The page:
Spec Showdown Apple iPhone 6 vs The Moto X, Galaxy S5, LG G3, And HTC One M8

BY GreenBot Staff

Published 9 Sep 2014

Ah, Autumn. It marks when you can finally put on your warm jacket; grab that 800-calorie Pumpkin Spice latte from Starbucks. Even though you told yourself you would say no to the whipped cream, you got it anyway. Coffee in hand, to make yourself feel better. You head to the Apple store to watch dozens of fans sit in front of the doors for days. It’s time for the iPhone 6. The Apple smartphone lineup has a refreshed hardware design. And larger displays, with 4.7 and 5.5-inch models. So, naturally, we’re going to pit the Apple 4.7-inch iPhone 6 against the latest, most excellent Android flagship phones. A comparison of the 5.5-inch model against larger Android phablets can be found here.
If all you care about are the specs, the latest Android phones beat the iPhone.

Apple Catches Up in Screen Size but not Resolution

No one is blaming Apple for not putting a 2K screen on the iPhone 6. It’s a nice feature to have but hardly necessary. Still, Apple needs to catch up in the resolution department. By marketing the current iPhone’s screens as a Retina Display. The company has got away with shipping phones that aren’t HD, instead focusing on a pixel per inch.

PPI is arguably more important when it comes to smartphone screens, especially when you’re dealing with large displays. The iPhone 6 had finally crossed the threshold and now has an HD display. With a resolution of 1334 x 750, Apple’s latest flagship has passed the 720p HD mark. At 326 I, it’s considerably less pixel-dense than the latest Android phones.

Unless it’s a mid-range smartphone, the go-to screen resolution for Android phones is 1080p or Full HD. It’s an excellent noticeable step up from 720p, though anything higher, like the G3’s 2K display, is a bit much. To get this resolution from Apple. You need to bump up to the 5.5-inch iPhone 6 Plus, which is $100 more expensive.

The advantage of the new iPhone 6’s 4.7-inch display is that the phone will still be easier to handle in one hand. Even though some of the most compact flagship Android smartphones are still a two-handed affair. The 0.7-inch increase in screen size for the iPhone is a sizable jump for iOS users that want a larger display that’s not overwhelming.

New A8 Processor Remains Mysterious

The iPhone 6 comes with a new A8 processor and a new version of the M8 co-processor. Apple only mentioned a few details about the new processor family. Except that processor C is 25% faster than the A7 the graphics processor is 50% faster. Made on a 20nm manufacturing process, it’s also more power-efficient. As impressive as that sounds, it still needs to tell us more. For example, we need to find out how much RAM Apple packs in.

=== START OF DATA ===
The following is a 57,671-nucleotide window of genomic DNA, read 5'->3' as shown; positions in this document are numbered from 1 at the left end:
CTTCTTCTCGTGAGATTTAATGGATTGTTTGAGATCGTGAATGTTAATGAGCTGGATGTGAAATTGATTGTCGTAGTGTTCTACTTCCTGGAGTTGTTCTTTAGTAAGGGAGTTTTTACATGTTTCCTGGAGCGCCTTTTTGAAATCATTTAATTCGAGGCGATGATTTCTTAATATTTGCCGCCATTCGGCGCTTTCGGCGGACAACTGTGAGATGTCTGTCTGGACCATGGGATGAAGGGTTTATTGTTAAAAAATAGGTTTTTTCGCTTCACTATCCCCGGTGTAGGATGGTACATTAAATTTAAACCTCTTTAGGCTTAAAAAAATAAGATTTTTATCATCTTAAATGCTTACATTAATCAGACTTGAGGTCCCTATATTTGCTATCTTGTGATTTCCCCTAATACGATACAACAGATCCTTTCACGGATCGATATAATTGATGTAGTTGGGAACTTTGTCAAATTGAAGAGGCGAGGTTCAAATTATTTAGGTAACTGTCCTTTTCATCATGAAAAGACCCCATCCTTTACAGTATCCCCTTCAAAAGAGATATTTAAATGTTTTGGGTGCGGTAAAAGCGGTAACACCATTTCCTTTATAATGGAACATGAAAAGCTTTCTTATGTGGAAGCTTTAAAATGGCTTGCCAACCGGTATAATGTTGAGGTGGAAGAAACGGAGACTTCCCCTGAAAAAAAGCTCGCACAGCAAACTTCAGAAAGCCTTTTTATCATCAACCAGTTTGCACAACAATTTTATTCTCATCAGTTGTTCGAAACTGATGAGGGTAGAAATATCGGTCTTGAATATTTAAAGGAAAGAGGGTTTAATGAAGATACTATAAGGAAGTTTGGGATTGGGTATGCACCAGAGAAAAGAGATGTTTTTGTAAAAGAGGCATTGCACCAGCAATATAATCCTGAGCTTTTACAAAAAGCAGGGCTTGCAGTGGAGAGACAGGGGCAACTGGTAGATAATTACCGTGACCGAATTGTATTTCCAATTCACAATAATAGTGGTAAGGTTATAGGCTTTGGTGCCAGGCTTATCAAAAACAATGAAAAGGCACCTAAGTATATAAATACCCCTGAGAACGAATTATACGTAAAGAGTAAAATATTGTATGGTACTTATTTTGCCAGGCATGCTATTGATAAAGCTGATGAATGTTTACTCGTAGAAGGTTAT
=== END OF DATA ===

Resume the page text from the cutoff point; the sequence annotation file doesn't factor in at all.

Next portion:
In stark contrast, processor information in Android phones is always detailed. While there are a variety of chipset makers out there, Qualcomm is the most popular among high-end phones. The G3, Galaxy S5and HTC One M8 ship with the Snapdragon 801. While all three smartphones use slightly different models of processors, the M8 has a slightly lower clock speed. All three perform similarly, with tons of raw power.

The iPhone will likely need a complete teardown before the RAM is revealed. Apple has included 1GB for the last couple of years, so a jump to 2GB is welcome.

The new iSight Camera is Better but still 8 megapixels

You should know that there are other essential things for a great camera experience than megapixel count. Apple’s last iPhone proved that with a superb 8-megapixel camera. While the iPhone 6 camera is still 8 megapixels, the sensor is new.
Some of the new improvements in the iPhone 6’s camera. Include the addition of focus pixels that allow for phase detection autofocus, improved noise reduction, local tone mapping, and digital image optimization. A key point: 720p slo-mo video can now be recorded up to 240 frames per second. With 30fps playback, that’s a dramatic 8x slo-mo function that surpasses what we see on Android phones.
The iPhone’s front-facing camera is a mere 1290 x 960 with only 720p video recording. But the aperture has been widened to f/2.2. Android phones are killing Apple here.

NFC Apple Pay

Apple finally introduced NFC into its new line of smartphones and introduced its very own payment system. By utilizing passbook Touch ID, Apple Pay has created a way to pay for products that’s not unlike existing platforms today, only a little simpler. It’s essentially a Tap to Pay system, which it has been offering for a long time now. Although it’s hard to call it a success.
iOS users with the iPhone 6 can use the existing Tap to Pay locations. But Apple has been working hard to get systems out on a broader scale. This is good news for Android fans, as the retailer end appears to be standard NFC. A store that supports Apple Pay will probably help all NFC payments.